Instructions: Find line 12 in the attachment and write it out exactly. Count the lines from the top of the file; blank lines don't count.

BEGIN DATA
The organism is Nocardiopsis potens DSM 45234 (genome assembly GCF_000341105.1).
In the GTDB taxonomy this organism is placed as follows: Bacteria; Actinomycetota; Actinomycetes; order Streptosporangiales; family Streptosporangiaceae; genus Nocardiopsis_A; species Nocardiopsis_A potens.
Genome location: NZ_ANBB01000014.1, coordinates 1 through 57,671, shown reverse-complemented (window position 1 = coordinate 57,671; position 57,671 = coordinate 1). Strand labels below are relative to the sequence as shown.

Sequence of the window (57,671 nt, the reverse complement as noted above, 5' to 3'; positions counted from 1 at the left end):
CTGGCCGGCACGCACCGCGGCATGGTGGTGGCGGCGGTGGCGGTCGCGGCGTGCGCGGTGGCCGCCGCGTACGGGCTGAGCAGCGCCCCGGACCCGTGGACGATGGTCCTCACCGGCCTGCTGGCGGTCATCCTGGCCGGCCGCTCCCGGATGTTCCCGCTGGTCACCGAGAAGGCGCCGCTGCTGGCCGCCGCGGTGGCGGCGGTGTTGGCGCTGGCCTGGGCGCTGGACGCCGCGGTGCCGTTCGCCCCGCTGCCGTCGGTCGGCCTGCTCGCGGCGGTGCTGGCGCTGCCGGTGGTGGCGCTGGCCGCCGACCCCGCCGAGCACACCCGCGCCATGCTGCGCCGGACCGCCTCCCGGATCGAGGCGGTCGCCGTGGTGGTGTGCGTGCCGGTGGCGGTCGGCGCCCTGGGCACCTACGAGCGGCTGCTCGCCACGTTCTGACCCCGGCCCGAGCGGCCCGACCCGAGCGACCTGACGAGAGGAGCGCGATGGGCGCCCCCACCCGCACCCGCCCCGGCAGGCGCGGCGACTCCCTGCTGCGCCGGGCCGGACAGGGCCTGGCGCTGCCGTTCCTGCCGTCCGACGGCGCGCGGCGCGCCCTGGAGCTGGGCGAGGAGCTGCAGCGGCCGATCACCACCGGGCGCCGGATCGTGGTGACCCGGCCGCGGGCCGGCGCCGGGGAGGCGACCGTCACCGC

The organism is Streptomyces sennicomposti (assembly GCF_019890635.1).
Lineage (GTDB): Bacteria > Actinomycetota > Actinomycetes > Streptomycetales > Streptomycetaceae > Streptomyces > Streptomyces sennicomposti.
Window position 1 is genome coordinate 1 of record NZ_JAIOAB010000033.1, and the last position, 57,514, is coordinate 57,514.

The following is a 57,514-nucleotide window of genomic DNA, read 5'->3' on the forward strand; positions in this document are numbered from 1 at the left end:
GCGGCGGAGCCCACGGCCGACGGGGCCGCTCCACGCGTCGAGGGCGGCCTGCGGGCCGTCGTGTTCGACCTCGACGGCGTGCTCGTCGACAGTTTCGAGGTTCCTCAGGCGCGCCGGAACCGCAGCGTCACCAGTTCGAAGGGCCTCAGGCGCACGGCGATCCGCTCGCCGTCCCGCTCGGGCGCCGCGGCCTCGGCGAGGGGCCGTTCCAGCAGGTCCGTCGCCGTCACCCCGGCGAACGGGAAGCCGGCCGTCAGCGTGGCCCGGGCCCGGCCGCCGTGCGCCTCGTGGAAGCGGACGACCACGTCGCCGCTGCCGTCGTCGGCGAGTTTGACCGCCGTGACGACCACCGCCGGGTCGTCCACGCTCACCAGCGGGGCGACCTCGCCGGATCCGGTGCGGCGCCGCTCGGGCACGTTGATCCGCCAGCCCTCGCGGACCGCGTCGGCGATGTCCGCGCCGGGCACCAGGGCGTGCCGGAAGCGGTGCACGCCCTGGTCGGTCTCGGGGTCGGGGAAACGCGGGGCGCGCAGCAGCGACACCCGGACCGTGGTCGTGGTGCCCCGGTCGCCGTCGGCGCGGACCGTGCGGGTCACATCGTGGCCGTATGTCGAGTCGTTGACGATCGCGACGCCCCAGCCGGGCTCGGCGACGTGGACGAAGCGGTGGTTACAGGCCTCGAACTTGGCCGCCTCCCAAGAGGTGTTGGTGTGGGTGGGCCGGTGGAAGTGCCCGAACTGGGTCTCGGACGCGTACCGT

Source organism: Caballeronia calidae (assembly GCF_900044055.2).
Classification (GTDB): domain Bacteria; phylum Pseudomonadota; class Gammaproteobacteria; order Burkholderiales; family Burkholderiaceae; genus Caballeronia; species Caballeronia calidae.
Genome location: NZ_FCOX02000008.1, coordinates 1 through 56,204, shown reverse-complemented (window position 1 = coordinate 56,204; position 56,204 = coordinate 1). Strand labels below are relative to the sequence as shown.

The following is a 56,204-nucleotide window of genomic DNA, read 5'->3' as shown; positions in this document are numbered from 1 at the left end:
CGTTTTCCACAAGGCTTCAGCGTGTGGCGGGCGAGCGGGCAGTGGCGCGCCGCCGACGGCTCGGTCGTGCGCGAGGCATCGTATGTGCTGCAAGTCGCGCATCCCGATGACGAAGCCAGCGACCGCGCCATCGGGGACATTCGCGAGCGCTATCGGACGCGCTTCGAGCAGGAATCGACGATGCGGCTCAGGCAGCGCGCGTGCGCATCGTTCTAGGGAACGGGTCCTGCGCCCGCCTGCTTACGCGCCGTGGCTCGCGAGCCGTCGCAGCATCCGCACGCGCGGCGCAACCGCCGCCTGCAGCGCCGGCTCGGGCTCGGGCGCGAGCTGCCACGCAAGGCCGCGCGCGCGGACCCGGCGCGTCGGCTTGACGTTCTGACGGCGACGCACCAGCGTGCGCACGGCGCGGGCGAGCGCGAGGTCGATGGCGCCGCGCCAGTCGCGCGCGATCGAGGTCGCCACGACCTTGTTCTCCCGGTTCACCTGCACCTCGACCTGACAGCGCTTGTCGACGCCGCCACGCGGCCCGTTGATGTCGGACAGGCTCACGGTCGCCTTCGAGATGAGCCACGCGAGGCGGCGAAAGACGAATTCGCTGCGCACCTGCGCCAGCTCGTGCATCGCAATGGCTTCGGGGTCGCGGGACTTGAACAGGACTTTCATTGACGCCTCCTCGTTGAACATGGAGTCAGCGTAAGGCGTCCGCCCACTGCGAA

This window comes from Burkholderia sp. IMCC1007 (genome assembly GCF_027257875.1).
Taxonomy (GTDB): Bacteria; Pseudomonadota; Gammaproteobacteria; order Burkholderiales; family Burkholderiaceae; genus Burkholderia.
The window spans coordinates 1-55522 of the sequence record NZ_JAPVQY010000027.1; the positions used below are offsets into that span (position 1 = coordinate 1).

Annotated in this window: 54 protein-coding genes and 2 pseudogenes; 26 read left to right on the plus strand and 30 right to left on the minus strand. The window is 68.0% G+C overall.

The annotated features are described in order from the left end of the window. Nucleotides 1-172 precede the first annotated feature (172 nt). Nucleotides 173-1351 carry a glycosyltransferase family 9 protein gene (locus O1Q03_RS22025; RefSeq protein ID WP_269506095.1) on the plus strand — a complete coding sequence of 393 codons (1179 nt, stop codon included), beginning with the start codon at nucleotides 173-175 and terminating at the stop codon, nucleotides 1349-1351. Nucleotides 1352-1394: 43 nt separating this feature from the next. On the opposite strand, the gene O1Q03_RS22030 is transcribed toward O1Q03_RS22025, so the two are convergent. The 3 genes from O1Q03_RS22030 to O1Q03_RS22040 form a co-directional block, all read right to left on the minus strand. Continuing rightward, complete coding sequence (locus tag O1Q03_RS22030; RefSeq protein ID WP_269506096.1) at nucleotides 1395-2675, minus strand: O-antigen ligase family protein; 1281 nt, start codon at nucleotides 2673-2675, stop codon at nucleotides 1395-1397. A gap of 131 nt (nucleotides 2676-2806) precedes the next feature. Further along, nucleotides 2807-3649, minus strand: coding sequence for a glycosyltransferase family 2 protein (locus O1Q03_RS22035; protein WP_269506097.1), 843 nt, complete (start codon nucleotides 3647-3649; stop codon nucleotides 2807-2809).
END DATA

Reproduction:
Classification (GTDB): domain Bacteria; phylum Pseudomonadota; class Gammaproteobacteria; order Burkholderiales; family Burkholderiaceae; genus Caballeronia; species Caballeronia calidae.